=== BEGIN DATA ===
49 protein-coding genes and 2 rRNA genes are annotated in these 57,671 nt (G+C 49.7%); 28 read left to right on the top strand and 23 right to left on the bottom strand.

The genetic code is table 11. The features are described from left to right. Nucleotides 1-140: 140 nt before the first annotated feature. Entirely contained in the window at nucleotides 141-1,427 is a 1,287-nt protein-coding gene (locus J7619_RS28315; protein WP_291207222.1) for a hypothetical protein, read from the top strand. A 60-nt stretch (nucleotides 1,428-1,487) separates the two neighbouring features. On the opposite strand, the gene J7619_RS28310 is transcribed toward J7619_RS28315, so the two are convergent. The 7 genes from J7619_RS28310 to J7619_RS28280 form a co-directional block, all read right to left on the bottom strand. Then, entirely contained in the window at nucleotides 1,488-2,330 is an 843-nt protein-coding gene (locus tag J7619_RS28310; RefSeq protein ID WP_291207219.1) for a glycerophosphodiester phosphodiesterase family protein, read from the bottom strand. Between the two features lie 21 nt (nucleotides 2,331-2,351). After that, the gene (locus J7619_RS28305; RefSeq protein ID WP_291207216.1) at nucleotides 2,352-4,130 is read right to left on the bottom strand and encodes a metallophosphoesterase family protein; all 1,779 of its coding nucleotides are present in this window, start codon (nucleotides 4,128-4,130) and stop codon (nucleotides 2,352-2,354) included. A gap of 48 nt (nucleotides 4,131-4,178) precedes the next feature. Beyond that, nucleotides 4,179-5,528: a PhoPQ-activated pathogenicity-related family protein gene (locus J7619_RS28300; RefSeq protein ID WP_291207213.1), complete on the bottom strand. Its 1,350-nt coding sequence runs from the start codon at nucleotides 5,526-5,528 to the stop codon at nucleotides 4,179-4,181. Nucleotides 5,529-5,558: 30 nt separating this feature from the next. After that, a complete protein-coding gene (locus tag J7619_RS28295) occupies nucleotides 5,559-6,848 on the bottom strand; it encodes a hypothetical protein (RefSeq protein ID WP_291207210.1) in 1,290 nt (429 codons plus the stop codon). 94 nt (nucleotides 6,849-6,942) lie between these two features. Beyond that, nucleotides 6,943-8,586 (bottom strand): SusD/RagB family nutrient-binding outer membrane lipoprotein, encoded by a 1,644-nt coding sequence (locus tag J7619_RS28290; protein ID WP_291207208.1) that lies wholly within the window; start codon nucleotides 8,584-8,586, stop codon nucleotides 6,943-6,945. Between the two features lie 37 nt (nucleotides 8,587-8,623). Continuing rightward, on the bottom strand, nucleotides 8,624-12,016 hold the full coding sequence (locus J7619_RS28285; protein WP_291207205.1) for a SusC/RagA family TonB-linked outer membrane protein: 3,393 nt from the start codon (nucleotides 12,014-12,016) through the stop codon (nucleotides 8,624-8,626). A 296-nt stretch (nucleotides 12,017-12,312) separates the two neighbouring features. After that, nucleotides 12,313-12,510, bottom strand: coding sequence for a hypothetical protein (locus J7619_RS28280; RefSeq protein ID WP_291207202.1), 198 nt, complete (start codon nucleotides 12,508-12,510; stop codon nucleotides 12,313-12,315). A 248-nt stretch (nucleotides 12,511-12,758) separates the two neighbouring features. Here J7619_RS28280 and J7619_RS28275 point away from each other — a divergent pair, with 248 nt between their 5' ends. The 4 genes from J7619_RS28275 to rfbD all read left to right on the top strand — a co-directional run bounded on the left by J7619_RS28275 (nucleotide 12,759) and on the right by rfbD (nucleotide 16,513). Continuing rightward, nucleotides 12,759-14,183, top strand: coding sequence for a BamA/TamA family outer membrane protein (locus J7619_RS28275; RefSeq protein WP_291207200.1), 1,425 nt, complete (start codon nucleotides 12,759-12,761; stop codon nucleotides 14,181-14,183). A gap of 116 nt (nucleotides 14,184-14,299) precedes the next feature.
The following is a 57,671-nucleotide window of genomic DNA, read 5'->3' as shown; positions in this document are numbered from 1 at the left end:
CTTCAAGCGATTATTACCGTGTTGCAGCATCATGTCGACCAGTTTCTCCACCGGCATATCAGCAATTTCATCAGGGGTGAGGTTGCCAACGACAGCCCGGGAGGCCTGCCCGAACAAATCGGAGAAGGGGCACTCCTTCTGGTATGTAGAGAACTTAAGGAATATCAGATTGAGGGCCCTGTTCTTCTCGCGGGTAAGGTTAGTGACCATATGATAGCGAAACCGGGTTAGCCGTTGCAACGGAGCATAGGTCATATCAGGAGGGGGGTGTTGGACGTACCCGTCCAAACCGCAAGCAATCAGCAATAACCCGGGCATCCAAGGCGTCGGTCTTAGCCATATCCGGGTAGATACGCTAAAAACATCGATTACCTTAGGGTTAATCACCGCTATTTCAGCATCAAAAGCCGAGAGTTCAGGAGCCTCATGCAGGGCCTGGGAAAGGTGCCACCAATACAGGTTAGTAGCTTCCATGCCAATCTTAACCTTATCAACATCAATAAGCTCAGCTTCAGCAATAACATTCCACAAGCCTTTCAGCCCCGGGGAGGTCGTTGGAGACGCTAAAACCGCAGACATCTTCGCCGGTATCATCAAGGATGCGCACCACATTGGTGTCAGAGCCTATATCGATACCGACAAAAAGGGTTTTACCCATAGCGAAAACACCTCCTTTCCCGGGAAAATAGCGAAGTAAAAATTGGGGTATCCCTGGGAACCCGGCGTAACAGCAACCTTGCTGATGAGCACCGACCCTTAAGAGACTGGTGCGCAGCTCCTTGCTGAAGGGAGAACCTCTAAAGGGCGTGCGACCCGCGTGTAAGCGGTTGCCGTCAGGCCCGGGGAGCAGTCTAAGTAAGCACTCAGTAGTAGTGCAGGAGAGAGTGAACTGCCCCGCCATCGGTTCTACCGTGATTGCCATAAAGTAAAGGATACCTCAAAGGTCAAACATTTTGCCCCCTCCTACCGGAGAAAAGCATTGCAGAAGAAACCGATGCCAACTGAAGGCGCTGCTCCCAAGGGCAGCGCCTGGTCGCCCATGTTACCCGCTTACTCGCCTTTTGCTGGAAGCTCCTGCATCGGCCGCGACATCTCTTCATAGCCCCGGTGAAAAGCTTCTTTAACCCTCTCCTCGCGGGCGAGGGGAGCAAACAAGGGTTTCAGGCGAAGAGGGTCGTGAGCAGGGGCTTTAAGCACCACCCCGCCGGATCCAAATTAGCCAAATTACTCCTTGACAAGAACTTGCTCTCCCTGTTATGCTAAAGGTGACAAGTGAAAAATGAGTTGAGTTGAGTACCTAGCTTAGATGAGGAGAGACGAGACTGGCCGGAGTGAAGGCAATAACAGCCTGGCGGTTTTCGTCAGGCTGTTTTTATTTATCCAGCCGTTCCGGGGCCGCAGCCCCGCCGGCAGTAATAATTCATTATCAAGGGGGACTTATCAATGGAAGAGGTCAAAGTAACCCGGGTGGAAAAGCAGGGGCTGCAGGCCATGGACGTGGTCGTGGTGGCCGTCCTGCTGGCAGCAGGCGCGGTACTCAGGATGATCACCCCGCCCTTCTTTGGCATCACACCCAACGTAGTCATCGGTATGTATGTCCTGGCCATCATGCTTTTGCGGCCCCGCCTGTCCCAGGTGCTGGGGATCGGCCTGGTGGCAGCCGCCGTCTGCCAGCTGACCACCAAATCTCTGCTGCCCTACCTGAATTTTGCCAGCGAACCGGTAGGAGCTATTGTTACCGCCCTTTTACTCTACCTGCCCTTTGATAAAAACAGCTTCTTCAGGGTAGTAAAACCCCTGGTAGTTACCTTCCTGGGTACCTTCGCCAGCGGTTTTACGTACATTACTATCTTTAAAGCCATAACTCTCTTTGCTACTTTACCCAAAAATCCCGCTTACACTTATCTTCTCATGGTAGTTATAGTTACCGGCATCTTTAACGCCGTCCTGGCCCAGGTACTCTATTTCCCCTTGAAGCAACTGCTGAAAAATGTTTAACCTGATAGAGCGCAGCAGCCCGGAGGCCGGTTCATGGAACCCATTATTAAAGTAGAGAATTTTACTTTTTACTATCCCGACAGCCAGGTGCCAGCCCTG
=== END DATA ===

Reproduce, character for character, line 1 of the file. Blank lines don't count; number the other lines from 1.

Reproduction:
49 protein-coding genes and 2 rRNA genes are annotated in these 57,671 nt (G+C 49.7%); 28 read left to right on the top strand and 23 right to left on the bottom strand.